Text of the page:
Louise Allain, 21 October, 2013
“Access to finance and banking not only helps empower women but also broadens the social base of development, thus fostering equitable growth. This is an area in which India lags far behind”
India has opened its first state-owned bank for women. The hope is to affirm and strengthen women’s role within the country particularly in light of the string of horrific, high media profiled sex crimes that have taken place in India, within the last year.
Commerce began on 19th November at 7 banks in India; the Lucknow branch, one of the first of these Bharatiya Mahila Banks (all women bank), was opened by India’s Prime Minister Manmohan Singh, and Congress President Sonia Gandhi. The date for transactions to begin is significant as it is the birth anniversary of assassinated female Prime Minster, Indira Gandhi.
Bharatiya Mahila Banks will focus on lending to women, though men will be able to open accounts too. As Usha Ananthasubramanian, chairperson of Bharatiya Mahila said in an interview for the opening ceremony:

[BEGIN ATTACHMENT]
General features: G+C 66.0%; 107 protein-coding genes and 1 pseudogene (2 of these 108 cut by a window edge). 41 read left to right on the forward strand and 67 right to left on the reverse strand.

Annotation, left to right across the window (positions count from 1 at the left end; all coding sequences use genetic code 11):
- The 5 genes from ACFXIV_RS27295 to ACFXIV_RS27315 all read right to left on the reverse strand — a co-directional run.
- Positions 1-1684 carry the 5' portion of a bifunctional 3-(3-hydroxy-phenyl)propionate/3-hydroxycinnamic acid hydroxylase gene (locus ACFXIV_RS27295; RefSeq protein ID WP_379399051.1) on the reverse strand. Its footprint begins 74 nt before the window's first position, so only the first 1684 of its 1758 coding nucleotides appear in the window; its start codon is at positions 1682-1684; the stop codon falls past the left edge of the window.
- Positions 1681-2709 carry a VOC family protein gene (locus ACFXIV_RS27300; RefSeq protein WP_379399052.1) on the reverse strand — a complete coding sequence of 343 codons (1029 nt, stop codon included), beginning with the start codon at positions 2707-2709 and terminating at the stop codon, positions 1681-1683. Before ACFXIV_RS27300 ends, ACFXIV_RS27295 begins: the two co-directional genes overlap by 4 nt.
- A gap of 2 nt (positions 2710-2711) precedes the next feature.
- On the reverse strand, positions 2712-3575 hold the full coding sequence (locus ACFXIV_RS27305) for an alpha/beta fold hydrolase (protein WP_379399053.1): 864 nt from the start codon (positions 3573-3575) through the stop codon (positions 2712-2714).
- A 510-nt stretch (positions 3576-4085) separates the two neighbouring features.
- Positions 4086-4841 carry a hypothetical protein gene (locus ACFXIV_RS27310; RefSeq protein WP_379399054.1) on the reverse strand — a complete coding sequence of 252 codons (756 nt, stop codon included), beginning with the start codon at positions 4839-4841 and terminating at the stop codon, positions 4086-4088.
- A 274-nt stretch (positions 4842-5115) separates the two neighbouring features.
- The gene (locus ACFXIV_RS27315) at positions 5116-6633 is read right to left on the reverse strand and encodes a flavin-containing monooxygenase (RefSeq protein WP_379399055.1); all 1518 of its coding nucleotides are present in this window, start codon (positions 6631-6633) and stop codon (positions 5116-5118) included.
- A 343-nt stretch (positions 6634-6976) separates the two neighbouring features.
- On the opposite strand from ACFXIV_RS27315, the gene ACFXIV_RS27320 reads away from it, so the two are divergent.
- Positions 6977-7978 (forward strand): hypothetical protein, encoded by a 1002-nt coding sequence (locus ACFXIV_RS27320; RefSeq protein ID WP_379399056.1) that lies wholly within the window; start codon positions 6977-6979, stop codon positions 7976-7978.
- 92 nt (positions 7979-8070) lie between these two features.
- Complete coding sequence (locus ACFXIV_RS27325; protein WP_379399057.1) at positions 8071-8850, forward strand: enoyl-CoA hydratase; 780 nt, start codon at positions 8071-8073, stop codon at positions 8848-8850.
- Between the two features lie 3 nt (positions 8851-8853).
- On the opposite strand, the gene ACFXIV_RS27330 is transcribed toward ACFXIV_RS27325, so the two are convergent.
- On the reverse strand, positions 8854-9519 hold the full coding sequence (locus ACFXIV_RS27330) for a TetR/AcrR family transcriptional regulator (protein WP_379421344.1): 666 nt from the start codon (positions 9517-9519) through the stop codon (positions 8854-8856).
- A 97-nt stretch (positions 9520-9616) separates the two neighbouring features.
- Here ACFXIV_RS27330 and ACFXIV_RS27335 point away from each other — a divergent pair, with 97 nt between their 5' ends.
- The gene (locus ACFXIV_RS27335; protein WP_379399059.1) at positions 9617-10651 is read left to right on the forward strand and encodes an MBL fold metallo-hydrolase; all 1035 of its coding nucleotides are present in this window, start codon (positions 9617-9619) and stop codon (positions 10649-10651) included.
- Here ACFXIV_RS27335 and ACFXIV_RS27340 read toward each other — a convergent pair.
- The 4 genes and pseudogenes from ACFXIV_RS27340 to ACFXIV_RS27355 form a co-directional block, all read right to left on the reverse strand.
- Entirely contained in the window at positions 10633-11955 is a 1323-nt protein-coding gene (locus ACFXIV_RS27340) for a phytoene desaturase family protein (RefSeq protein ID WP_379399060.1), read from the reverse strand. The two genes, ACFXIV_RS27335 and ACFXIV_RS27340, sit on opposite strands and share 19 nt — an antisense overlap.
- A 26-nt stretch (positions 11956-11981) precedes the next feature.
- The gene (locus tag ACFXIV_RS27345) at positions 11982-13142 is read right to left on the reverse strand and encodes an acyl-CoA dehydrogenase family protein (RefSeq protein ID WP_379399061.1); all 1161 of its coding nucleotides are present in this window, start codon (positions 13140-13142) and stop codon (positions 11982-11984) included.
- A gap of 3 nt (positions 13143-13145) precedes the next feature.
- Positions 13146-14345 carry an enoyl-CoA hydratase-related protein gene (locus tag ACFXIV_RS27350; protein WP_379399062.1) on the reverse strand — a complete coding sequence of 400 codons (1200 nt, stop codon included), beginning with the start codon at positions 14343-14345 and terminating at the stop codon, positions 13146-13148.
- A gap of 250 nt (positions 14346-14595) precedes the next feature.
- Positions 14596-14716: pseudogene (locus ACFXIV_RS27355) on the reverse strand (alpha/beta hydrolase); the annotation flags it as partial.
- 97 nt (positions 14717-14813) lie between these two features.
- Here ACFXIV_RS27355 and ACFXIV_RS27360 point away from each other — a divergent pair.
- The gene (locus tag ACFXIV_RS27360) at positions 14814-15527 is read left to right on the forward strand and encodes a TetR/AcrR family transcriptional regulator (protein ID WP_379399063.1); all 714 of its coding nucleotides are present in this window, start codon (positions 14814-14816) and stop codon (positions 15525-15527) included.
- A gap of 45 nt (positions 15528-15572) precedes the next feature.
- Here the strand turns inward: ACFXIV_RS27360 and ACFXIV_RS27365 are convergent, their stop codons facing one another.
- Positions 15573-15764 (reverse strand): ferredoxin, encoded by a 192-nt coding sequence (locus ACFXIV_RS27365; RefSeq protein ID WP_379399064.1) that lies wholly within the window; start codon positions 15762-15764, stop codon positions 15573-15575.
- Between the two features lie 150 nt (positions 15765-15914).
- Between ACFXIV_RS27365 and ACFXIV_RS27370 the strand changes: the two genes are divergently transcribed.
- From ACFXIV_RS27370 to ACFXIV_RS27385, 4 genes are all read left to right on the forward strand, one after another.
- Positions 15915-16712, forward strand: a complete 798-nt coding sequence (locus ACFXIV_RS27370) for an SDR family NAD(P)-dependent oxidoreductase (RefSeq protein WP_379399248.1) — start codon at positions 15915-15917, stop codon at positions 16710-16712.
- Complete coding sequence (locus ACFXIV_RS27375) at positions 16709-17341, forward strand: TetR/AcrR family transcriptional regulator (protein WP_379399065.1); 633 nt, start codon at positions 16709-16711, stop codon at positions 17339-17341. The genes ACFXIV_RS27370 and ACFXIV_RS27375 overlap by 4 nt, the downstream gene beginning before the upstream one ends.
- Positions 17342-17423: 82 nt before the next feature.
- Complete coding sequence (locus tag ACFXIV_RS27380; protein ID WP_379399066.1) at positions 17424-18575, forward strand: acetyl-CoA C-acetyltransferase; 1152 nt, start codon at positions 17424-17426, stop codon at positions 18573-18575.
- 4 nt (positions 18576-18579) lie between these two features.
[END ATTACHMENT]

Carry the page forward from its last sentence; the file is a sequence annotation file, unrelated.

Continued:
‘We welcome both men and women, but there will be a positive bias towards women..’
Meaning that deposits will flow equally from everyone but lending will be predominantly for women. In terms of loans, it will lend to individuals or to businesses which are either managed or owned by women.
“Access to finance and banking not only helps empower women but also broadens the social base of development, thus fostering equitable growth. This is an area in which India lags far behind,” said Prime Minister Mr Singh in his opening speech.
The bank, which is fully owned by the government, was given an initial funding of 10 billion rupees ($161 million) and an all-women board comprising eight members. Despite the confidence of many women's charities and feminist groups that the banks are a positive step forward for the female members of India's populaton, other commentators are skeptical that it is just a measure to attract female voters ahead of federal elections in May next year.